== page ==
bannerHON
img
HONnews
HONnews
img PATIENT / PARTICULIER img PROFESSIONNEL DE SANTE img WEBMESTRE img
img
 
img
HONcode sites
Khresmoi - new !
HONselect
News
Conferences
Images

Themes:
A B C D E F G H I
J K L M N O P Q
R S T U V W X Y Z
Browse archive:
2018: N O S A J J M A M F J
2017: D N

 
  Other news for:
Aging
Obesity
Smoking Cessation
 Resources from HONselect
Why Americans' Life Expectancy Is Getting Longer

By Robert Preidt

FRIDAY, April 6, 2018 (HealthDay News) -- Americans appear to be aging slower than they used to, which may help explain recent gains in life expectancy, researchers say.

The researchers compared how biological age changed in the United States compared to age in years (chronological age). For the study, the investigators looked at national health surveys conducted 1988-1994 and 2007-2010.

"This is the first evidence we have of delayed 'aging' among a national sample of Americans," study senior author Eileen Crimmins said in a University of Southern California news release. Crimmins is a professor of gerontology at USC.

The study suggests that the explanation for recent gains in life expectancy goes beyond simply keeping sick people alive.

To calculate biological age, the researchers used several benchmarks for metabolism, inflammation, organ function, blood pressure and breath capacity.

While all age groups had a decrease in biological age, not all people were faring the same.

Older adults had the greatest decreases in biological age, and men had greater declines than women.

These differences were partially explained by changes in smoking, obesity rates and medication use, according to the study, which was published recently in the journal Demography.

Lead author Morgan Levine is an assistant professor at Yale University's Center for Research on Aging.

"While improvements may take time to manifest, and thus are more apparent at older ages, this could also signal problems for younger cohorts, particularly females, who -- if their improvements are more minimal -- may not see the same gains in life expectancy as experienced by the generations that came before them," Levine said.

The findings suggest that improving healthy behaviors and using prescription medications will have significant effects on Americans' health.

But the researchers noted that the pace of aging and increasing life expectancy could also have big social and economic consequences.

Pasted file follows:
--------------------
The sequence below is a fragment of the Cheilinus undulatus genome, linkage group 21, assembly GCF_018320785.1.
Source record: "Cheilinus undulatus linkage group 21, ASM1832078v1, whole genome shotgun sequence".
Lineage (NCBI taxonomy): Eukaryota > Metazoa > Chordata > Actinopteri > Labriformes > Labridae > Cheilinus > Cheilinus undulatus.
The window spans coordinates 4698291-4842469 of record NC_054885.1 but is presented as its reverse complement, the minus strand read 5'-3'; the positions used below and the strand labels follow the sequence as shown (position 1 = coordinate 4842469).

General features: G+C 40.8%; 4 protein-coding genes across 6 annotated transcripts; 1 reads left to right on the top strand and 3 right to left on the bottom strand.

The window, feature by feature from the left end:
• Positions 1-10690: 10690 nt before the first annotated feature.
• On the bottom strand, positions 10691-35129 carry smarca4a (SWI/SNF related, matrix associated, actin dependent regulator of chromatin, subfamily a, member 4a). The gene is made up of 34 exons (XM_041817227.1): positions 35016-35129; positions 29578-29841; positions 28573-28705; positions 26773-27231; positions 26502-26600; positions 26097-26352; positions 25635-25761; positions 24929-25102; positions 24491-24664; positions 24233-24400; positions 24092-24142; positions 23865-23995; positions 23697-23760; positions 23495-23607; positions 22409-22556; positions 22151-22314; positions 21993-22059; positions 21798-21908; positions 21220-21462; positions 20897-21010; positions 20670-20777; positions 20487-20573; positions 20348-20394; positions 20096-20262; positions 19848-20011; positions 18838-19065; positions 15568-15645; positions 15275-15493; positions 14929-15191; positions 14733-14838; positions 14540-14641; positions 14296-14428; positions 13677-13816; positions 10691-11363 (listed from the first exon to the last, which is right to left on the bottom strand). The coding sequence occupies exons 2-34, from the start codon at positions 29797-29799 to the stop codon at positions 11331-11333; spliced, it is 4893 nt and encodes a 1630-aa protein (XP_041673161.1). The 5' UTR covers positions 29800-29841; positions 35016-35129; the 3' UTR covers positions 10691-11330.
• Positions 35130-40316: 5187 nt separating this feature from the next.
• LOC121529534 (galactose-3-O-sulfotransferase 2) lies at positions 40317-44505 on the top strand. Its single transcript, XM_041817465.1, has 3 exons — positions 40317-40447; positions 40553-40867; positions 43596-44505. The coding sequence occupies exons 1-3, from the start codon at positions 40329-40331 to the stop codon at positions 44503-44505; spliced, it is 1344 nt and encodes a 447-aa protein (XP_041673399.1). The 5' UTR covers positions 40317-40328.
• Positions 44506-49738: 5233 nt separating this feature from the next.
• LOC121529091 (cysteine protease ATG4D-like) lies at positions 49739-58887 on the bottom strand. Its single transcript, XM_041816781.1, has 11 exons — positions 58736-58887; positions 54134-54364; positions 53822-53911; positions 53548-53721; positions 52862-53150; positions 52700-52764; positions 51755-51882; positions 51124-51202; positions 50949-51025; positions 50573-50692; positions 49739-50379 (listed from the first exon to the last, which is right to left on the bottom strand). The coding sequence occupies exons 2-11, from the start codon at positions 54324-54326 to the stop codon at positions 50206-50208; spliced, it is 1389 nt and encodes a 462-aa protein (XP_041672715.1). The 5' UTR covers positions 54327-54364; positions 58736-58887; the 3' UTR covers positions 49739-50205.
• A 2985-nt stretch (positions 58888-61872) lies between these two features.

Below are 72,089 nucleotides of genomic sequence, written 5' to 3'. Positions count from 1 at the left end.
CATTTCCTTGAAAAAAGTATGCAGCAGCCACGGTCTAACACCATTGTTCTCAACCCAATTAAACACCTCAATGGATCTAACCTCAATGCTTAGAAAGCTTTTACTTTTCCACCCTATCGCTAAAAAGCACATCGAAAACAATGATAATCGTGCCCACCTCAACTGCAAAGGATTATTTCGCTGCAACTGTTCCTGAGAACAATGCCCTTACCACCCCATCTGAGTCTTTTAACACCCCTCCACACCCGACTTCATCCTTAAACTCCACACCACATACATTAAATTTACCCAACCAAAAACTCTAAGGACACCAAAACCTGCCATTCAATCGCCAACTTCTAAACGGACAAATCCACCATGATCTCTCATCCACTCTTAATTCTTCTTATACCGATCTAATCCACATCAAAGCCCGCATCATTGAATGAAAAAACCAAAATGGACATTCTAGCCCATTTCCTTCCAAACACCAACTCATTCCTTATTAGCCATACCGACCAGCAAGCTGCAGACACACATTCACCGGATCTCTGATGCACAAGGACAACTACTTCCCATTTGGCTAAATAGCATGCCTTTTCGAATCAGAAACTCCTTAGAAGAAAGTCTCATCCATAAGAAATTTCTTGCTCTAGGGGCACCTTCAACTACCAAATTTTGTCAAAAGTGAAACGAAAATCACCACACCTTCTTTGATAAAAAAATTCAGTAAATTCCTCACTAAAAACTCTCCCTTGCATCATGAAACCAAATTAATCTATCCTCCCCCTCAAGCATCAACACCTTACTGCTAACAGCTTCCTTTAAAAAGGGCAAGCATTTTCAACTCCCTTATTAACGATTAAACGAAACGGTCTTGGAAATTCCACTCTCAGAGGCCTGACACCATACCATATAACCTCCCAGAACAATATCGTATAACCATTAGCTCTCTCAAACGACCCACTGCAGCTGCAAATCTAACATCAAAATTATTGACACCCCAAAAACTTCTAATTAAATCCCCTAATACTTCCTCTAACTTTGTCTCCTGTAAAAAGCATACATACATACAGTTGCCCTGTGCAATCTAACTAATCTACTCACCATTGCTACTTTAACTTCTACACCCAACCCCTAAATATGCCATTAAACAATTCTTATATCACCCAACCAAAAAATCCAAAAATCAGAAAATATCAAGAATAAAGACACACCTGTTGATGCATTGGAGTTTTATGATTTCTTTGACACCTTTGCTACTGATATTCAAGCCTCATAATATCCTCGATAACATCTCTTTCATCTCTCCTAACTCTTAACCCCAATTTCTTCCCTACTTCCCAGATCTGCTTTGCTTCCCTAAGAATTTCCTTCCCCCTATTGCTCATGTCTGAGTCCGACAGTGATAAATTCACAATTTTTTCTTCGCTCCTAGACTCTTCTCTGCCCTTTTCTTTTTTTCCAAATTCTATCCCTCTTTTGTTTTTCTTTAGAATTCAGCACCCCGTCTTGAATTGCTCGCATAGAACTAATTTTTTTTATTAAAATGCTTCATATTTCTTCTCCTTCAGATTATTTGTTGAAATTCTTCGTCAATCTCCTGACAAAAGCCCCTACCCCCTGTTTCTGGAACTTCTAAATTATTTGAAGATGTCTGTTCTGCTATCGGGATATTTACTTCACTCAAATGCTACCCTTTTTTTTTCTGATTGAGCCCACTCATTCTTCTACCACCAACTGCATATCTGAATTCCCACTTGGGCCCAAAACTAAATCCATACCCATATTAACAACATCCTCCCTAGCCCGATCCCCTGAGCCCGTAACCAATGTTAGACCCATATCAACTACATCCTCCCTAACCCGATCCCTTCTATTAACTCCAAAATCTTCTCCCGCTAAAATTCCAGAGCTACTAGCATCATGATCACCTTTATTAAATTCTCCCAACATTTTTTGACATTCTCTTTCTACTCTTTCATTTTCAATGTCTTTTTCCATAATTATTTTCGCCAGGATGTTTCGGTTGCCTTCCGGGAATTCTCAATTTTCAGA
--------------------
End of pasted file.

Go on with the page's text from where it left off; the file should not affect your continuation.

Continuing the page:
"Life extension without changing the aging rate will have detrimental implications. Medical care costs will rise, as people spend a higher proportion of their lives with disease and disability," Levine said.

But, she added, extending life span by slowing down the aging process should reduce health care costs and lead to higher productivity and greater well-being.

More information

The U.S. Office of Disease Prevention and Health Promotion explains how to protect your health as you age.

SOURCE: University of Southern California, news release, March 2018

Copyright © 2018 HealthDay. All rights reserved. URL:http://consumer.healthday.com/Article.asp?AID=732117

Resources from HONselect: HONselect is the HON's medical search engine. It retrieves scientific articles, images, conferences and web sites on the selected subject.
Life Expectancy
Research Personnel
Smoking
Lead
Adult
The list of medical terms above are retrieved automatically from the article.

Disclaimer: The text presented on this page is not a substitute for professional medical advice. It is for your information only and may not represent your true individual medical situation. Do not hesitate to consult your healthcare provider if you have any questions or concerns. Do not use this information to diagnose or treat a health problem or disease without consulting a qualified healthcare professional.
Be advised that HealthDay articles are derived from various sources and may not reflect your own country regulations. The Health On the Net Foundation does not endorse opinions, products, or services that may appear in HealthDay articles.


Home img About us img MediaCorner img HON newsletter img Site map img Ethical policies img Contact